Shame on Amazon!
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4.0 out of 5 stars All Is Good June 7 2013
By Desmond
Format:Paperback|Verified Purchase
It is wonderful to have a new copy of Yeat's Poems. This is a great publication and is easy to slip into one's shoulder bag to enjoy over a coffee or train trip. Also excellent value.
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5.0 out of 5 stars The intesity of W.B. Yeats March 2 2002
"Art has, I beleive, always gained in intensity by limitation."
Yeats was the great poet of the 20th century... For what makes Yeats a great poet is how alive he is at every moment, how vital and unpronouncement-like his poetry is.
He tried to write a "dyed and figured mystery" into each of his poems, and he captured the colors and people of life more vividly than any poet since Shakespeare...
It could have been written yesterday - and would have captured our world exactly.
Yeats speaks to each us anew, every time we read him. He knows that the world we live in, no matter what the time and place, is always filled with evil doers who are filled with passionate intensity, and that the world seems about to slip into a chaotic nightmare...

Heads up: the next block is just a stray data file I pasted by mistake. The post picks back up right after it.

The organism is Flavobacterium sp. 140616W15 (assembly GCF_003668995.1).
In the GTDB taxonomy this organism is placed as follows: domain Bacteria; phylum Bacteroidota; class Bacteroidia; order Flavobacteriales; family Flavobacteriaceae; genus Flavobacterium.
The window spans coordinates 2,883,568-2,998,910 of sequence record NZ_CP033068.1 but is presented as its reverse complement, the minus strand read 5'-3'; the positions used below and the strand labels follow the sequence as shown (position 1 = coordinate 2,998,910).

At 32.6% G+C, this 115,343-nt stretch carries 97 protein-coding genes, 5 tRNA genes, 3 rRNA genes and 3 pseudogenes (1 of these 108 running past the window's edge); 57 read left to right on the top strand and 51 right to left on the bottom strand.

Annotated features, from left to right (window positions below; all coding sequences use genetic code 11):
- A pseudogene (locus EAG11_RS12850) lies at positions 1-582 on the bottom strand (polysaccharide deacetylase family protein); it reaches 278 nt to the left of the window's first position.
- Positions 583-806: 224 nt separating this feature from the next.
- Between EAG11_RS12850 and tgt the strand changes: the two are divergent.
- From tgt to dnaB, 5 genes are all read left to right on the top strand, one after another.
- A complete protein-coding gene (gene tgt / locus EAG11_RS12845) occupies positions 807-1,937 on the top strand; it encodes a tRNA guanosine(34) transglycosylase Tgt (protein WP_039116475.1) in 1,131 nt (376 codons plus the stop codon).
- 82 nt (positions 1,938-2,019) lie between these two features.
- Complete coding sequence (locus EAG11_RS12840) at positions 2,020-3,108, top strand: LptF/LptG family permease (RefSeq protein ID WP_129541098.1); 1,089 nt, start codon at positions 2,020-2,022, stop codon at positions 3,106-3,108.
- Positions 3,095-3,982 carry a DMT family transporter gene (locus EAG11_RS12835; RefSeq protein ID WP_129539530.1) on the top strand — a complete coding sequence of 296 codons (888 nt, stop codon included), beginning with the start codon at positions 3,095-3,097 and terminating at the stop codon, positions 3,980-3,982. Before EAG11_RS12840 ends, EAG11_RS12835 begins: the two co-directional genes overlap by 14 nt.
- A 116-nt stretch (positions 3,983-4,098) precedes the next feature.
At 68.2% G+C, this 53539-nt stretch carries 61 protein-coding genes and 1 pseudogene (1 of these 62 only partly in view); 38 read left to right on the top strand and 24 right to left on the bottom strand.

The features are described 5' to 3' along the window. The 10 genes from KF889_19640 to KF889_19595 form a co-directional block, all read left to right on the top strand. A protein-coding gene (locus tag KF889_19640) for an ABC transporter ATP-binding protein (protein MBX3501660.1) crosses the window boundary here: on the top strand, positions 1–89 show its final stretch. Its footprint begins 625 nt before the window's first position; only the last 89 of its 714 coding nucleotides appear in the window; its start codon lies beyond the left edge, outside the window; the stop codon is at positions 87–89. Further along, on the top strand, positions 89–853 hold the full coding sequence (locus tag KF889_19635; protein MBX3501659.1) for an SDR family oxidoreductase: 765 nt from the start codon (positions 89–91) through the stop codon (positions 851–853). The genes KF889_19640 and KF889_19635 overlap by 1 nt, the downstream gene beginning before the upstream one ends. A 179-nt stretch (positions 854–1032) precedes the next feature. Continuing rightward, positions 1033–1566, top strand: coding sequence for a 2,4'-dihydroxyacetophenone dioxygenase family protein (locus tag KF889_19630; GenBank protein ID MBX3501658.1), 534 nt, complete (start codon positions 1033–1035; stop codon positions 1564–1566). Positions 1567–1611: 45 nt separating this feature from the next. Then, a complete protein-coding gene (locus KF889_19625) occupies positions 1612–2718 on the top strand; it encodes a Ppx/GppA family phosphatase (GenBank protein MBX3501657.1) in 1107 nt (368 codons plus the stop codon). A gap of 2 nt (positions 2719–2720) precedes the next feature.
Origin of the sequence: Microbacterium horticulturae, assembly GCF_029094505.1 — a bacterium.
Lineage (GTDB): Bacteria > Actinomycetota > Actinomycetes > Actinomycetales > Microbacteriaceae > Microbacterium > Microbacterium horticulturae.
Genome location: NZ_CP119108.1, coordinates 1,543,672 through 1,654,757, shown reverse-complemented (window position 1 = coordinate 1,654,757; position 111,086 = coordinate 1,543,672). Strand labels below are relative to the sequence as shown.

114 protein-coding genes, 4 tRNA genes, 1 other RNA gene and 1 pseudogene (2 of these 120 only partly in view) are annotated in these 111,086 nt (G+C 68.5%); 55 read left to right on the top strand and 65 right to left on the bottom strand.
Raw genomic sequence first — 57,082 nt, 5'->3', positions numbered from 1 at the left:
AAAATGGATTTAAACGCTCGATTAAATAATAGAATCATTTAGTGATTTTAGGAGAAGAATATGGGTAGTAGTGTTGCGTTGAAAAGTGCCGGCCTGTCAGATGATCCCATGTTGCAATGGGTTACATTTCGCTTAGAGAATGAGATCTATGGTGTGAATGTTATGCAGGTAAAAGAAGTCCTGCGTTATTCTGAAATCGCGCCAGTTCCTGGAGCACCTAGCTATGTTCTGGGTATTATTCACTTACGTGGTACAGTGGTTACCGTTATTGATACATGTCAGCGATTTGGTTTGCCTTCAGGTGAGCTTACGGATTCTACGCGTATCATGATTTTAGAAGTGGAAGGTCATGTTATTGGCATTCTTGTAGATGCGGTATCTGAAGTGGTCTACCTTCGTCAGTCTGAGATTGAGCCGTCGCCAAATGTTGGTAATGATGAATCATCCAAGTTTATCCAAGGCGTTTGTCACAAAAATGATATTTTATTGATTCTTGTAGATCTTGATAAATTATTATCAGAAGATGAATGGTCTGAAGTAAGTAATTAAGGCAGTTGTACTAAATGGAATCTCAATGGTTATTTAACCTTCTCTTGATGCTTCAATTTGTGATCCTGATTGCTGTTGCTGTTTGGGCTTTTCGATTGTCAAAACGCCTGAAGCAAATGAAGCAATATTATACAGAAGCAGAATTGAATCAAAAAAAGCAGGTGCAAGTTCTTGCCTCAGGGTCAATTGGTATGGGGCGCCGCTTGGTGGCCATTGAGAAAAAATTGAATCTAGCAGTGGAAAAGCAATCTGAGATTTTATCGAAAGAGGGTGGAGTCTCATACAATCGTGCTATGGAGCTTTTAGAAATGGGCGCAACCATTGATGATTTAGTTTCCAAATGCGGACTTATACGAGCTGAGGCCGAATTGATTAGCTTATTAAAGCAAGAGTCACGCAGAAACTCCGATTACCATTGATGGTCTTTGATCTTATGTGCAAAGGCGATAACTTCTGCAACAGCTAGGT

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Before a reasoned, intelligent assessment of Yeats (or any other master poet such as Hardy, Frost,de la Mare, Wilbur, et al) can be made, one must ask the right preliminary question: What is Genius-level poetry? There are at least 6 primary components: 1)It withholds something from us at first, yielding its secrets slowly, like an attractive lover or an ocean (sand, shoreline, shallows, surfzone, shelf, offshore, blue depths);2)It surprises and satisfies simultaneously - it repays multiple re-readings: 'I knew that but I didn't know until now that I knew it'; 3) It is words set to life's music - it sounds, or sings, special, through appropriate rhythm and rhyme. Follow the music and the other senses follow along; follow the voice til you have no choice; 4)It is memorable, both in detailed words, metaphors, images, literary referents, phrasings, lines, sections/stanzas, and as a sum of things which exceeds the excellencies of the parts. It is memorizable. 5)It speaks to life's questions: what could be worse than answering questions no one is asking?; above all relevance synthesizes with reverence to create resonance. Its subject matter matters. Nothing is missing more in most poetry published today than lack of compression, resolution, depth: too much verse is a pretty pond acres wide, inches deep. Especially powerful verse has simplicity in perichoresis (interpenetration) with complexity or multiplicity, ambidextrously able to use telescope or microscope to bring the subject into focus for the reader. The best of Seuss appeals also to adults; the arcanest of Einstein, E=mc2, can even be grasped by children;Lastly,6) It fulfills its expectations and arrives: it reaches the reader at some point, in different ways at different times. Read more ›